Heavy Vehicle Training / Instruction

Heavy Vehicle Training / Instruction from Tenni's Heavy Vehicle Driver Training

By: Tenni's Heavy Vehicle Driver Training  03-Nov-2010
Keywords: Education and Training, Driving School, Driving Lessons

Value
Make sure you get what you are paying for...

When choosing who or which company is going to help you gain your licence, you need to take the following into account:

1. Does the person have the relevant qualifications?

2. Does the person training me have the relevant experience?

3. Does the person training me give me their undivided attention or are they taking bookings and handling enquiries while the lesson is in progress?  (This action is against the law).

4. Is the equipment the most up to date, or is it extremely old.

5. Does the person training me take notes on a formal training record?  

6. Is the person or company well respected in the industry?


The above is alot to consider, however the whole industry is and has changed, the way things used to be done in the past is going to be frowned upon, and those that don't take heed will in the future be trying to explain themselves in a court of law.

There has been alot of time and effort put into creating a National Training Framework that all industry adheres to, and Transport Logistics is a very big part of this framework.

Point 1.  Trainers qualifications

Recently I witnessed a truck with "L Plates" on it go past a pedestrian crossing without giving way to pedestrians as the trainee driver was still on the throttle on approach to this site.  

There are so many issues wrong with what I have just described, and it has so much to do with the first lesson and the initial set up of how we begin your training.   When you begin training with us you are paying us for to give you this vital information, on how to avoid this and many other similar situations through professional training.  We could even talk you through everything you need to do, this would be in effective as there is no short cut for the actual experience

In this instance, all the fault did not actually rest with the trainee, after a brief discussion with his so called improvised trainer (who was just another driver from the same company with the appropriate licence), it was discovered that he was not actually training the trainee, rather he was told to just "baby sit" the trainee for the day.

The "trainee" was just getting "experience" before he attempts his licence test that he had booked for himself.  No big deal?... Really?... What is happening is the trainee is just picking up all the bad habits of his co-worker.  Just hope like hell it is not your Mother, Father, Brother, Sister, or friend that is on the pedestrian crossing that these people don't see.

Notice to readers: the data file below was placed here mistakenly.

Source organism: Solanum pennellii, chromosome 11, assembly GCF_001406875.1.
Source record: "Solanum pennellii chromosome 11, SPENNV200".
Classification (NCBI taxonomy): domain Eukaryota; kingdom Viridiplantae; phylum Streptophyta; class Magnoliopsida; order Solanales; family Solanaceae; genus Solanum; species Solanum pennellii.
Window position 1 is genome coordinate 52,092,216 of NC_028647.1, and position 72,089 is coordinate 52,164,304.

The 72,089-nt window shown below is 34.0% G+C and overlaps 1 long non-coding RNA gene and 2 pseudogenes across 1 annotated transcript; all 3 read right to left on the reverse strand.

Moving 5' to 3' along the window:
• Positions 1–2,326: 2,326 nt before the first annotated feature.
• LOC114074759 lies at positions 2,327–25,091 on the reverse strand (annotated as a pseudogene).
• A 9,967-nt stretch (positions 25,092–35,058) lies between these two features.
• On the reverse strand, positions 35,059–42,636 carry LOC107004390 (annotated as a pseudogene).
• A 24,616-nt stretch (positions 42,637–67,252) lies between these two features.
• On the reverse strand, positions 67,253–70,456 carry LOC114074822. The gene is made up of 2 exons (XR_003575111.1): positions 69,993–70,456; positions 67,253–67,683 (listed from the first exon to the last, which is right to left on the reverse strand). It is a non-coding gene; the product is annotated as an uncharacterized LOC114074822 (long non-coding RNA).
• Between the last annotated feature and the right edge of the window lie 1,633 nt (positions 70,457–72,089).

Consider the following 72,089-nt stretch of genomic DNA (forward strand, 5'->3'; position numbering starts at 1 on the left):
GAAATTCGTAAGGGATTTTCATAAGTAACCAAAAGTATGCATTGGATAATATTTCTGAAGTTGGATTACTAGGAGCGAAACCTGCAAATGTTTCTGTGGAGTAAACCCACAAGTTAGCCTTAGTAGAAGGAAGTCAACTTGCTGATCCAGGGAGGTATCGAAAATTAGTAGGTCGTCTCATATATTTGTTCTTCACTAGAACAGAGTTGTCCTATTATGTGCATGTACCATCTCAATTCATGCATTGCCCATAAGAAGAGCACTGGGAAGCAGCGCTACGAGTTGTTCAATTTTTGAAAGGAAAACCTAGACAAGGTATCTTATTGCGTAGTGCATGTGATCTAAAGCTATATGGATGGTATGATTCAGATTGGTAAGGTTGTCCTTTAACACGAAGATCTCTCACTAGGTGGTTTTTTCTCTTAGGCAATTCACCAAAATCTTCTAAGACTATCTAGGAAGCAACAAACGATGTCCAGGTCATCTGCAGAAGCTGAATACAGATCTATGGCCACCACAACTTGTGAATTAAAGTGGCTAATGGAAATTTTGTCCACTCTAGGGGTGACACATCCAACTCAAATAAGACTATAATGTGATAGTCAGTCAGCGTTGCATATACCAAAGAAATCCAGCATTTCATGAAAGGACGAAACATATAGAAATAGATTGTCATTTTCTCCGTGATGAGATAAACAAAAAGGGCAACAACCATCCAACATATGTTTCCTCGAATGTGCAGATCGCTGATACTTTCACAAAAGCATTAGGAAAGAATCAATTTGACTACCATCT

The minimum requirement for our Professional Trainers as well as 10 years of industry experience and Multi-Combination licenced (Certificate 4 in Heavy Vehicle Driving Instruction, Certificate 4 Training and Assessing, Resumes full of industry experience).

Point 2. Trainers experience

If the person training you doesn't have the relevant experience, you are not getting what you pay for.  This can even happen with Heavy Vehicle Driving Schools as the only experience the Driver Trainer has was when they got trained to drive Trucks themselves.  The person has not actually worked in the Transport industry at all.

Be wary of this type of school as they will charge you $5 - $20 less per hour than a quality school.  You are not actually saving much at all, as you are not being taught from a Transport Industry perspective, as there is no short cut for experience.

Our company has been commissioned by some of the largest transport Companies in Australia to conduct driver assessments on their drivers.  It is glaringly obvious to us within the assessment drive that there are "High Risk" practices being demonstrated by drivers trained by trainers or schools that just don't have the relevant transport experience.  

This then gets detailed in the report that goes on the drivers company file, if not rectified by the driver (which normally means the driver gets asked by the employer to go and get some lessons), there is cause for the driver to be stood down.  Now how much has the cost saving in the initial training cost?

Point 3. Trainers attention

This is easy to identify, normally the school or company will only display a mobile number as their principal contact number.  While you are talking to the person on the phone you will hear them giving directions to the student they have in the truck as they proceed down the road.

Or... worse, while you are doing your lesson, your trainer is taking calls or enquiries and not paying attention to what you are doing.  There have been many studies conducted on the use of mobile phones while driving likening this practice to same as driving while under the influence of alcohol... wow what a great advertisement for a Heavy Vehicle Driving School.